I did end up taking an hour-long nap after I got to Buenos Aires, but then was well-equipped to spend a good chunk of Saturday exploring the city. And what a fabulous city it is! It was my first time in Argentina, but after this visit I am convinced it was not the last. (The first batch of photos is available on Flickr now. More coming soon.)

As a side note on how some people try to make a long-distance relationship work, consider the story of the person sitting next to me on the flight there. He works in DC, but has a wife and young child in Argentina. Twice a month he gets on a plane Friday evening for the ten-hour flight to Buenos Aires to spend less than 48 hours with his family returning Sunday night so he can be back at work on Monday morning. Ouch.

Here is a list of ways to minimize fatigue generated by long flights, many drawn from responses to this post. I ran out to buy noise-canceling headphones after so many people recommended them. Great idea, I am convinced they made a huge difference!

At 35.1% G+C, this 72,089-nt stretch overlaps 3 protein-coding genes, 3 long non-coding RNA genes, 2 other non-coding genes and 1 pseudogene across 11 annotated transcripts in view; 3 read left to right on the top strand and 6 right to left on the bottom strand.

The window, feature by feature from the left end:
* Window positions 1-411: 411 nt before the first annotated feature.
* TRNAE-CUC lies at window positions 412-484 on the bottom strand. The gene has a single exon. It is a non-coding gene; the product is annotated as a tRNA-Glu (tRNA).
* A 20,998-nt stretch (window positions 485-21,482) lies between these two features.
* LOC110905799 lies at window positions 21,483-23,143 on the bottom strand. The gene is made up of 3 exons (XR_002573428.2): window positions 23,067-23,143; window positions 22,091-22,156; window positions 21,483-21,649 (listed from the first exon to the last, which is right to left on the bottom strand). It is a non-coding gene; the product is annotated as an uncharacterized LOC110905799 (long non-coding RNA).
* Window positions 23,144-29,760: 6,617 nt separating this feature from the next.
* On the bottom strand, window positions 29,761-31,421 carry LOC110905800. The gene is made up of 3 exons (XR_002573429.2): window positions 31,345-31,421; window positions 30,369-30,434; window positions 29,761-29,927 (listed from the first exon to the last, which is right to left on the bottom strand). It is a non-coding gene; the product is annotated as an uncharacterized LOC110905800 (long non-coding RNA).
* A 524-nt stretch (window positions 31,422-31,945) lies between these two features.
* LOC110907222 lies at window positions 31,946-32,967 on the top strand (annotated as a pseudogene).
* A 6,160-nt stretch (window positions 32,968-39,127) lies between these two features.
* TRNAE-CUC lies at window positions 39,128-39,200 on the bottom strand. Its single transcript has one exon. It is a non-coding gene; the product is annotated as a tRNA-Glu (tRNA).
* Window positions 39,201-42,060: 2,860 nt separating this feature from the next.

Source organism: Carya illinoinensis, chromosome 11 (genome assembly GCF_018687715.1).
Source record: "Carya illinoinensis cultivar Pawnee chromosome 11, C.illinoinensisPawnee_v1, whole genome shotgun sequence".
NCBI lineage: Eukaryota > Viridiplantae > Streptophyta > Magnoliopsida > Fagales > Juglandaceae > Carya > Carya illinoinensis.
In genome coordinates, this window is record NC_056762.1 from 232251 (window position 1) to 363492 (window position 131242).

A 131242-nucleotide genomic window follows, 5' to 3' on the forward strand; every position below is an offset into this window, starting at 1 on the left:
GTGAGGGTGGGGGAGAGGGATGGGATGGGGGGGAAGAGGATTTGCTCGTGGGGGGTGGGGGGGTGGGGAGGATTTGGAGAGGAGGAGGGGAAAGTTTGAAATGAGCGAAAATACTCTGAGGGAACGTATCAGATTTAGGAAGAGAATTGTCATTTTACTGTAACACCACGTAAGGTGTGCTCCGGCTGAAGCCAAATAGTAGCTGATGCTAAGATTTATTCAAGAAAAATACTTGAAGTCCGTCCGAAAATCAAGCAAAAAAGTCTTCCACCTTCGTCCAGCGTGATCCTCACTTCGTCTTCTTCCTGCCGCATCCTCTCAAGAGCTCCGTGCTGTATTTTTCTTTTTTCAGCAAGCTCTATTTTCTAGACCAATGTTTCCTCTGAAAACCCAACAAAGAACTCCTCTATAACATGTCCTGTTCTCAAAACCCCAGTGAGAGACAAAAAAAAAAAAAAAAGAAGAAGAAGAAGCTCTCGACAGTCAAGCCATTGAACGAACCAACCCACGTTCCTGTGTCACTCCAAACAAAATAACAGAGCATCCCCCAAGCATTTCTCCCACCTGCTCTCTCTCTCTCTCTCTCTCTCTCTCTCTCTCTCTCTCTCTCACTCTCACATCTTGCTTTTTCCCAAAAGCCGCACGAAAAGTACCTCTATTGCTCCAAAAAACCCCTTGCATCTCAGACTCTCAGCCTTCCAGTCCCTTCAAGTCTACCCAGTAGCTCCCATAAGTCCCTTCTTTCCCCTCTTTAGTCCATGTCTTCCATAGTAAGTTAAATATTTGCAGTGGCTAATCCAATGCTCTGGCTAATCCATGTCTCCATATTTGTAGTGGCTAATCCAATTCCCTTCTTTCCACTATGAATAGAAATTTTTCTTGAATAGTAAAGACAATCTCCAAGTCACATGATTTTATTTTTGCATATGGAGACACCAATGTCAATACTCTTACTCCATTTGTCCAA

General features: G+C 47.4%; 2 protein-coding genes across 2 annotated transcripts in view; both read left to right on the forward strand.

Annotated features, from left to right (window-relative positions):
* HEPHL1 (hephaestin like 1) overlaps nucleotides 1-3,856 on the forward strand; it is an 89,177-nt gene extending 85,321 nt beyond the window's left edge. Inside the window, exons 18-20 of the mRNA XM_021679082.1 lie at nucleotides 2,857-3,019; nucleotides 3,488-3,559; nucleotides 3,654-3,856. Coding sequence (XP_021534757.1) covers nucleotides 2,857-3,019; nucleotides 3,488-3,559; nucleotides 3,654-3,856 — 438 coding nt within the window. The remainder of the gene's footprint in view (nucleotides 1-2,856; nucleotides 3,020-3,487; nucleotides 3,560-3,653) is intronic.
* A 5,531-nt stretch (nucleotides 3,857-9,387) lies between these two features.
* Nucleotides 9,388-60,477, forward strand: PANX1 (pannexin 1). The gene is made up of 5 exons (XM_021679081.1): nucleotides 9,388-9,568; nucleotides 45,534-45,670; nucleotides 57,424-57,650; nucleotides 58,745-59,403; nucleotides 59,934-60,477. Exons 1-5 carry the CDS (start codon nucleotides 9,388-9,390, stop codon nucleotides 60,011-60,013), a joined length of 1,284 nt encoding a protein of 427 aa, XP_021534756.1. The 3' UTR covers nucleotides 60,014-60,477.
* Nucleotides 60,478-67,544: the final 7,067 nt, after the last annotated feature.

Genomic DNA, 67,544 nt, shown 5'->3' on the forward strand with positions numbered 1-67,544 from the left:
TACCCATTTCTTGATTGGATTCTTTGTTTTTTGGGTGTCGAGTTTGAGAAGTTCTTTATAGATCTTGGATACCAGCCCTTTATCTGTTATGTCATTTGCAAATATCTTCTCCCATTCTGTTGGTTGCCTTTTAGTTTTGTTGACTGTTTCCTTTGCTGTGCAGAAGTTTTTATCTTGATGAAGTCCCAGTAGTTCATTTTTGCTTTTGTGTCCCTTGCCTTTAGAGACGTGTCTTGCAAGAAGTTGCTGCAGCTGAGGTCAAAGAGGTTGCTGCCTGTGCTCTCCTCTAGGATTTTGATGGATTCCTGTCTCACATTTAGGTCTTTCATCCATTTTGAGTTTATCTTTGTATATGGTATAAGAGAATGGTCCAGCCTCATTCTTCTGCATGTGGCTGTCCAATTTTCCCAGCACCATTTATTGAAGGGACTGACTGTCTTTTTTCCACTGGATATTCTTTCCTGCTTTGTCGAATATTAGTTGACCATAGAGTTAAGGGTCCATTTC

• noise canceling headphones (and/or earplugs)
  • water
  • eye mask
  • nasal spray (to counter dry air)
  • a bit of reading/game
  • easily accessible pen (so you can fill out immigration/customs paperwork whenever you want)
  • some type of sleeping pill (either over-the-counter or prescription)
  • at most a small item underneath the seat in front of you
  • an extra sweater/coat and the blanket they give you
  • resisting the need to eat everything you are served
  • small snacks (both sweet and not) so you can eat when you want
  • occasional stretching
  • in case of annoyances, a bit of meditation to block out the environment
  • resisting to watch several movies
  • aisle seat if you want freedom to move (but only if you don’t mind the chance of being bumped by the flight attendants and passersby), window seat if you want to use the side of the plane as a headrest (but only if you don’t mind the cold and having less access to movement)
  • adjusting headrest to avoid leaning/falling on neighbor
  • getting legs up (perhaps on small piece of luggage) for improved circulation
  • a good night’s sleep the night before

On the way back I got upgraded to business class so other than a bit of fatigue, the adjustment took even less out of me.